Avian pathogenic Escherichia coli (APEC) cause widespread economic losses in poultry production and are potential zoonotic pathogens. Genome sequences of 95 APEC from commercial poultry operations in four Australian states that carried the class 1 integrase gene intI1, a proxy for multiple drug resistance (MDR), were characterized. Sequence types ST117 (22/95), ST350 (10/95), ST429 and ST57 (each 9/95), ST95 (8/95) and ST973 (7/95) dominated, while 24 STs were represented by one or two strains. FII and FIB repA genes were the predominant (each 93/95, 98 %) plasmid incompatibility groups identified, but those of B/O/K/Z (25/95, 26 %) and I1 (24/95, 25 %) were also identified frequently. Virulence-associated genes (VAGs) carried by ColV and ColBM virulence plasmids, including those encoding protectins [iss (91/95, 96 %), ompT (91/95, 96 %) and traT (90/95, 95 %)], iron-acquisition systems [sitA (88/95, 93 %), etsA (87/95, 92 %), iroN (84/95, 89 %) and iucD/iutA (84/95, 89 %)] and the putative avian haemolysin hylF (91/95, 96 %), featured prominently. Notably, mobile resistance genes conferring resistance to fluoroquinolones, colistin, extended-spectrum β-lactams and carbapenems were not detected in the genomes of these 95 APEC but carriage of the sulphonamide resistance gene, sul1 (59/95, 63 %), the trimethoprim resistance gene cassettes dfrA5 (48/95, 50 %) and dfrA1 (25/95, 27 %), the tetracycline resistance determinant tet(A) (51/95, 55 %) and the ampicillin resistance genes blaTEM-1A/B/C (48/95, 52 %) was common. IS26 (77/95, 81 %), an insertion element known to capture and mobilize a wide spectrum of antimicrobial resistance genes, was also frequently identified. These studies provide a baseline snapshot of drug-resistant APEC in Australia and their role in the carriage of ColV-like virulence plasmids.
Cummins, ML, Roy Chowdhury, P, Marenda, MS, Browning, GF & Djordjevic, SP 2019, 'Salmonella Genomic Island 1B Variant Found in a Sequence Type 117 Avian Pathogenic Escherichia coli Isolate.', mSphere, vol. 4, no. 3.View/Download from: Publisher's site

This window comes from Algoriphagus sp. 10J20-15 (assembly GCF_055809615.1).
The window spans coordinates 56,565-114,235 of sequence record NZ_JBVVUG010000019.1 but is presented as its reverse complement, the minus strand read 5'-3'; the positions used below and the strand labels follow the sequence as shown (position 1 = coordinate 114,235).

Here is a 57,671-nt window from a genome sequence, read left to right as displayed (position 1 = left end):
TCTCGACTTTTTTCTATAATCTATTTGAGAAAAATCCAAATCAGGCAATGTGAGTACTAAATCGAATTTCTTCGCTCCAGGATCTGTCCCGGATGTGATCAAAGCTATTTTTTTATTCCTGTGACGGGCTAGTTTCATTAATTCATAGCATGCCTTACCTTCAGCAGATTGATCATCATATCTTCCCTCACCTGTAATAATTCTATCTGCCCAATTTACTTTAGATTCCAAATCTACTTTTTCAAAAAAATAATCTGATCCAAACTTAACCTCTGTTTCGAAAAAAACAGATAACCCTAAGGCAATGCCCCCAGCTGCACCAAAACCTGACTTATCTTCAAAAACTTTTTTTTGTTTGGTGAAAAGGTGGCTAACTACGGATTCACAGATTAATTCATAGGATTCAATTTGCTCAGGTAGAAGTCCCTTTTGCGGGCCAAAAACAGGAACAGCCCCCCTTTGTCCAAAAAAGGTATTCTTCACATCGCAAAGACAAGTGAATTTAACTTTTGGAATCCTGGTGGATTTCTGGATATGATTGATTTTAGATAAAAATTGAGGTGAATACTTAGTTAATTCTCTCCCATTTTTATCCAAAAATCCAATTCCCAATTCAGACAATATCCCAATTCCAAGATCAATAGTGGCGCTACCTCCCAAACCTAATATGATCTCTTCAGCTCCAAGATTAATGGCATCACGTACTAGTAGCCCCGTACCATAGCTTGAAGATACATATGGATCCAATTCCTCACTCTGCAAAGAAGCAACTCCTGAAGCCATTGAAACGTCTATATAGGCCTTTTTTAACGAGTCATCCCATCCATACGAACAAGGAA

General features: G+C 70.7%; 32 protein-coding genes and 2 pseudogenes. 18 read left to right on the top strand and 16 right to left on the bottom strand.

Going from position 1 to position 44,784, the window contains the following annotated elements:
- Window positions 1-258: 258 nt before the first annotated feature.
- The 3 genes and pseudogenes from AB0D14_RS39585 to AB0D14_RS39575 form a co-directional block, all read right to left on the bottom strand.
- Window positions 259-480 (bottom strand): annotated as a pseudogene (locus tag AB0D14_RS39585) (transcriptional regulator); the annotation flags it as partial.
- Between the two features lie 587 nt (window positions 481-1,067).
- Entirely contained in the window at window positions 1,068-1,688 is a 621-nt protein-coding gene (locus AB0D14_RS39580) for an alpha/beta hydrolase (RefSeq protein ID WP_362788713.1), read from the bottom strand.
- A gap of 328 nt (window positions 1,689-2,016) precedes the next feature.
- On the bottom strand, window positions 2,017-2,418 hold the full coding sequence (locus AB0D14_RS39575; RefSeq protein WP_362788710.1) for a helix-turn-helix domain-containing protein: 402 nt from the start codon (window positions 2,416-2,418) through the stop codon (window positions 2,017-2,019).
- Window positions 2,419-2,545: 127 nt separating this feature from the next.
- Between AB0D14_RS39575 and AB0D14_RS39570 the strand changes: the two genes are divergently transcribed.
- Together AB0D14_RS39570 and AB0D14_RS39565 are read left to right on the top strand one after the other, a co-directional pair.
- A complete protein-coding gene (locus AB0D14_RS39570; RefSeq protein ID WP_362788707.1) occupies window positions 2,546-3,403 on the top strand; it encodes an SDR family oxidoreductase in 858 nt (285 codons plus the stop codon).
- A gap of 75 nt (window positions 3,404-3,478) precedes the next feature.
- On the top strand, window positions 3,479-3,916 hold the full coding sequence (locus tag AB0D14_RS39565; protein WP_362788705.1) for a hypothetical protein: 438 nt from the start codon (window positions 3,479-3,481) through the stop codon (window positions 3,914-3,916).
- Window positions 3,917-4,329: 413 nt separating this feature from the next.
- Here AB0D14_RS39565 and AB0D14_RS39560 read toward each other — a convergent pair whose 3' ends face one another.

Salmonella genomic island 1 (SGI1) is an integrative genetic island first described in Salmonella enterica serovars Typhimurium DT104 and Agona in 2000. Variants of it have since been described in multiple serovars of S. enterica, as well as in Proteus mirabilis, Acinetobacter baumannii, Morganella morganii, and several other genera. The island typically confers resistance to older, first-generation antimicrobials; however, some variants carry bla NDM-1, bla VEB-6, and bla CTX-M15 genes that encode resistance to frontline, clinically important antibiotics, including third-generation cephalosporins. Genome sequencing studies of avian pathogenic Escherichia coli (APEC) identified a sequence type 117 (ST117) isolate (AVC96) with genetic features found in SGI1. The complete genome sequence of AVC96 was assembled from a combination of Illumina and single-molecule real-time (SMRT) sequence data. Analysis of the AVC96 chromosome identified a variant of SGI1-B located 18 bp from the 3' end of trmE, also known as the attB site, a known hot spot for the integration of genomic islands. This is the first report of SGI1 in wild-type E. coli The variant, here named SGI1-B-Ec1, was otherwise unremarkable, apart from the identification of ISEc43 in open reading frame (ORF) S023.IMPORTANCE SGI1 and variants of it carry a variety of antimicrobial resistance genes, including those conferring resistance to extended-spectrum β-lactams and carbapenems, and have been found in diverse S. enterica serovars, Acinetobacter baumannii, and other members of the Enterobacteriaceae SGI1 integrates into Gram-negative pathogenic bacteria by targeting a conserved site 18 bp from the 3' end of trmE For the first time, we describe a novel variant of SGI1 in an avian pathogenic Escherichia coli isolate. The presence of SGI1 in E. coli is significant because it represents yet another lateral gene transfer mechanism to enhancing the capacity of E. coli to acquire and propagate antimicrobial resistance ...